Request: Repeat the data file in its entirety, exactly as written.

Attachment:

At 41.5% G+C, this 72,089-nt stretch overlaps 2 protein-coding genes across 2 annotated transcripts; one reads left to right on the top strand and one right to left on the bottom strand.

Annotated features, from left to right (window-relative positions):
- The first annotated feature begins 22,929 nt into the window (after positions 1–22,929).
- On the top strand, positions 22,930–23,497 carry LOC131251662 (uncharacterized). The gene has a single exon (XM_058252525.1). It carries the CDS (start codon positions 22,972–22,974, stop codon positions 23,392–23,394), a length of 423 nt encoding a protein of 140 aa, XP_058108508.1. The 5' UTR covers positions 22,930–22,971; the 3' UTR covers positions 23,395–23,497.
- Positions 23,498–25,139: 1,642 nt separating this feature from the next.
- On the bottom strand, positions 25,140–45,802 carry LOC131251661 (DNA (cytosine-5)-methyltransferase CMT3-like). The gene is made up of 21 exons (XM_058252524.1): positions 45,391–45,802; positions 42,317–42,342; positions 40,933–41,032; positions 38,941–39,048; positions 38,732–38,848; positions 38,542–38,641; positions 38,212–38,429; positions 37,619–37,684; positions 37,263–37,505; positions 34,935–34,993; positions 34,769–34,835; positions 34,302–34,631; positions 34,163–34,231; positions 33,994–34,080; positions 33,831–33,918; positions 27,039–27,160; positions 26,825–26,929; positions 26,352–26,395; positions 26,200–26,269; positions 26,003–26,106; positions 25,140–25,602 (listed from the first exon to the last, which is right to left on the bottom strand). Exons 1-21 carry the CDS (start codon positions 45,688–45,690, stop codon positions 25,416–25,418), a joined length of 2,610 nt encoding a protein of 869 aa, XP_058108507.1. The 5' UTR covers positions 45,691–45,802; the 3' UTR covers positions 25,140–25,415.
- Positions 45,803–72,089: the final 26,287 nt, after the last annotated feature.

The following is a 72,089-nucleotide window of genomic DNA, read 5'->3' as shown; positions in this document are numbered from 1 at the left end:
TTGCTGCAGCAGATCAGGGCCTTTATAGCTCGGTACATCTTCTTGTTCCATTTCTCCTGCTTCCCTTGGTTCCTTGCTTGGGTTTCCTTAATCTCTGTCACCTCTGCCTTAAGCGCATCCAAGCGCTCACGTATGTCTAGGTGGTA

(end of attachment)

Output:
At 41.5% G+C, this 72,089-nt stretch overlaps 2 protein-coding genes across 2 annotated transcripts; one reads left to right on the top strand and one right to left on the bottom strand.

Annotated features, from left to right (window-relative positions):
- The first annotated feature begins 22,929 nt into the window (after positions 1–22,929).
- On the top strand, positions 22,930–23,497 carry LOC131251662 (uncharacterized). The gene has a single exon (XM_058252525.1). It carries the CDS (start codon positions 22,972–22,974, stop codon positions 23,392–23,394), a length of 423 nt encoding a protein of 140 aa, XP_058108508.1. The 5' UTR covers positions 22,930–22,971; the 3' UTR covers positions 23,395–23,497.
- Positions 23,498–25,139: 1,642 nt separating this feature from the next.
- On the bottom strand, positions 25,140–45,802 carry LOC131251661 (DNA (cytosine-5)-methyltransferase CMT3-like). The gene is made up of 21 exons (XM_058252524.1): positions 45,391–45,802; positions 42,317–42,342; positions 40,933–41,032; positions 38,941–39,048; positions 38,732–38,848; positions 38,542–38,641; positions 38,212–38,429; positions 37,619–37,684; positions 37,263–37,505; positions 34,935–34,993; positions 34,769–34,835; positions 34,302–34,631; positions 34,163–34,231; positions 33,994–34,080; positions 33,831–33,918; positions 27,039–27,160; positions 26,825–26,929; positions 26,352–26,395; positions 26,200–26,269; positions 26,003–26,106; positions 25,140–25,602 (listed from the first exon to the last, which is right to left on the bottom strand). Exons 1-21 carry the CDS (start codon positions 45,688–45,690, stop codon positions 25,416–25,418), a joined length of 2,610 nt encoding a protein of 869 aa, XP_058108507.1. The 5' UTR covers positions 45,691–45,802; the 3' UTR covers positions 25,140–25,415.
- Positions 45,803–72,089: the final 26,287 nt, after the last annotated feature.

The following is a 72,089-nucleotide window of genomic DNA, read 5'->3' as shown; positions in this document are numbered from 1 at the left end:
TTGCTGCAGCAGATCAGGGCCTTTATAGCTCGGTACATCTTCTTGTTCCATTTCTCCTGCTTCCCTTGGTTCCTTGCTTGGGTTTCCTTAATCTCTGTCACCTCTGCCTTAAGCGCATCCAAGCGCTCACGTATGTCTAGGTGGTA